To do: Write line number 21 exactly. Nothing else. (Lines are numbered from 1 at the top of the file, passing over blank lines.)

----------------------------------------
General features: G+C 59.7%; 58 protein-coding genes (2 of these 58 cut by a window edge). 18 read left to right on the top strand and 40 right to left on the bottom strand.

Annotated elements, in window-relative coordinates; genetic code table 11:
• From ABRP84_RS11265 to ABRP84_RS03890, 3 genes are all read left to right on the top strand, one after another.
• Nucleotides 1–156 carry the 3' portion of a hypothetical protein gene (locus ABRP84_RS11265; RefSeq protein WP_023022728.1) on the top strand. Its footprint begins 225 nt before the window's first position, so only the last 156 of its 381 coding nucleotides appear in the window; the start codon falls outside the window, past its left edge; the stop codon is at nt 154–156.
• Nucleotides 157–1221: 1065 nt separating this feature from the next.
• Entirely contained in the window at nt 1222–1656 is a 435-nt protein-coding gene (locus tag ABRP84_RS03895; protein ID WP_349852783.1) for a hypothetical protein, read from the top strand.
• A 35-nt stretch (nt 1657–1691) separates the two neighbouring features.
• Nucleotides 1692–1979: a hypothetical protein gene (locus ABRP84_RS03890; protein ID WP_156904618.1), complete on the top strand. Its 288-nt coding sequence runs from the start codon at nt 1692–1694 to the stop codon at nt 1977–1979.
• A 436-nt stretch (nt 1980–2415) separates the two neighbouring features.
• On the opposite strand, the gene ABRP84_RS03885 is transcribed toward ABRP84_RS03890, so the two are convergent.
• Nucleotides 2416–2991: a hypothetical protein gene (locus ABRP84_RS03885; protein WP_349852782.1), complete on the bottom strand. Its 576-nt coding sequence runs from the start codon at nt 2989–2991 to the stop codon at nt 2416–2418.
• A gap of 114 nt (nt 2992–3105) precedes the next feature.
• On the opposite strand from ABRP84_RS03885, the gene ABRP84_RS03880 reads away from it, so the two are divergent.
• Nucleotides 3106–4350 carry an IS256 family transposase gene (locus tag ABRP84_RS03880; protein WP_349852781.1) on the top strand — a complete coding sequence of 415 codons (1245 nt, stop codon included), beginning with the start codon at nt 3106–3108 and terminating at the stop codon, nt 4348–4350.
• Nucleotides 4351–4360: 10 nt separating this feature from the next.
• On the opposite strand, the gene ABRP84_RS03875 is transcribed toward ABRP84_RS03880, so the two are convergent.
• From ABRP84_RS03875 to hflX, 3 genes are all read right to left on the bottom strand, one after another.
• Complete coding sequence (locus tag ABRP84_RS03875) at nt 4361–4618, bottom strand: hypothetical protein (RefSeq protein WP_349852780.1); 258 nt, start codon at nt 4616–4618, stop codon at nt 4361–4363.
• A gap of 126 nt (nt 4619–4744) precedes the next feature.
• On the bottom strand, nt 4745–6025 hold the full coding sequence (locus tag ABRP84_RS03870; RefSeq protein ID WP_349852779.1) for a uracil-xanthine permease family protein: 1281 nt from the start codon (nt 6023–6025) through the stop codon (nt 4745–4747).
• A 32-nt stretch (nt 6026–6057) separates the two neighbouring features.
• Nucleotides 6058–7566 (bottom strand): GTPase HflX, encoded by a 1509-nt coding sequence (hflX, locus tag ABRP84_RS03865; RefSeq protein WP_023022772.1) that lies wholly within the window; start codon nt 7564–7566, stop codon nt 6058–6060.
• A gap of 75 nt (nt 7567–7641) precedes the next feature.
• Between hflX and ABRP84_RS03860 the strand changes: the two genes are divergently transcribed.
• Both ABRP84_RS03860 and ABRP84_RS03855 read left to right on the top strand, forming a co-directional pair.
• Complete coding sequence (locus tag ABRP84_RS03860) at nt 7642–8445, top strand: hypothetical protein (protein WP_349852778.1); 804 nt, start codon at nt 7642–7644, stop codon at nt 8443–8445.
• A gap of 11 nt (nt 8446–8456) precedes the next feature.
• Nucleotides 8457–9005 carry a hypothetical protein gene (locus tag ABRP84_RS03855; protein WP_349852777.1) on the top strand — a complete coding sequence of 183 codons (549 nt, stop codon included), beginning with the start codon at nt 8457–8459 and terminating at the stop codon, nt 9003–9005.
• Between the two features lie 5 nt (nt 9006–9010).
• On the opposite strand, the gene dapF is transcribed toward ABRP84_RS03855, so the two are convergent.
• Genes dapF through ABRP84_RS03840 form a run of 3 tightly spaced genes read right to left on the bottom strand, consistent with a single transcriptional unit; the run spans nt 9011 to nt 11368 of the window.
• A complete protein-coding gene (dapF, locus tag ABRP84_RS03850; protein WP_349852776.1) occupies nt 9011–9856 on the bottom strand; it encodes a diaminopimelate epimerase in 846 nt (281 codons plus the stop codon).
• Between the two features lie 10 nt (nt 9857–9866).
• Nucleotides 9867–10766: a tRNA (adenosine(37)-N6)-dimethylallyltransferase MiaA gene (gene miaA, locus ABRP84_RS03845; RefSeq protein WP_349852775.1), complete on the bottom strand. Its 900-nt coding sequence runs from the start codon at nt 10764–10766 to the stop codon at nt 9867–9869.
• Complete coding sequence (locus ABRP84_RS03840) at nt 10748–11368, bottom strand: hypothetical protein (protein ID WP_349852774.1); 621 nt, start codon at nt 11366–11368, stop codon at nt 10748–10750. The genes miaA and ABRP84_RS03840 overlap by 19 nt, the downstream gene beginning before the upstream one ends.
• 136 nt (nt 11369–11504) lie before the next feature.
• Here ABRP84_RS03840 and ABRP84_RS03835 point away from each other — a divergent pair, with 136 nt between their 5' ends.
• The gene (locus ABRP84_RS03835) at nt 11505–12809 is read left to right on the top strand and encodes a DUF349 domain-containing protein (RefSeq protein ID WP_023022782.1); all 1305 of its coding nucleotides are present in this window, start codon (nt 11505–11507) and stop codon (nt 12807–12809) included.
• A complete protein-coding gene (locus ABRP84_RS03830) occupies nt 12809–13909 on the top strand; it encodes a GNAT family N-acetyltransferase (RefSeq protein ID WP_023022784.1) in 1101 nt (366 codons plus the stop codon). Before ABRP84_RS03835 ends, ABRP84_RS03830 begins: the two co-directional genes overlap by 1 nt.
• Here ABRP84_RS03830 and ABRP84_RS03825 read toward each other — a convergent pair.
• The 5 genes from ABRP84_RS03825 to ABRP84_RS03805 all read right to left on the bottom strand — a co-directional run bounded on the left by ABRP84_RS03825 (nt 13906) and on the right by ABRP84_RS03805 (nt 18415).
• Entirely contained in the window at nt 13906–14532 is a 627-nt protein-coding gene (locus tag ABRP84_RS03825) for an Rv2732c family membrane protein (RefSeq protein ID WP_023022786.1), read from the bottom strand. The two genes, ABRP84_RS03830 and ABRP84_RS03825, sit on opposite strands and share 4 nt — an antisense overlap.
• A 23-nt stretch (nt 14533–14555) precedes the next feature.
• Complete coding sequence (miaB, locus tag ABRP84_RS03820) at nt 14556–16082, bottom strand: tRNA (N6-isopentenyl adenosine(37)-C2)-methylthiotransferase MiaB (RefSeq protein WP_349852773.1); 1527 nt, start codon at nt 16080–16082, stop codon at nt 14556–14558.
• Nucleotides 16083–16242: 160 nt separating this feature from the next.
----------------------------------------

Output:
• A 32-nt stretch (nt 6026–6057) separates the two neighbouring features.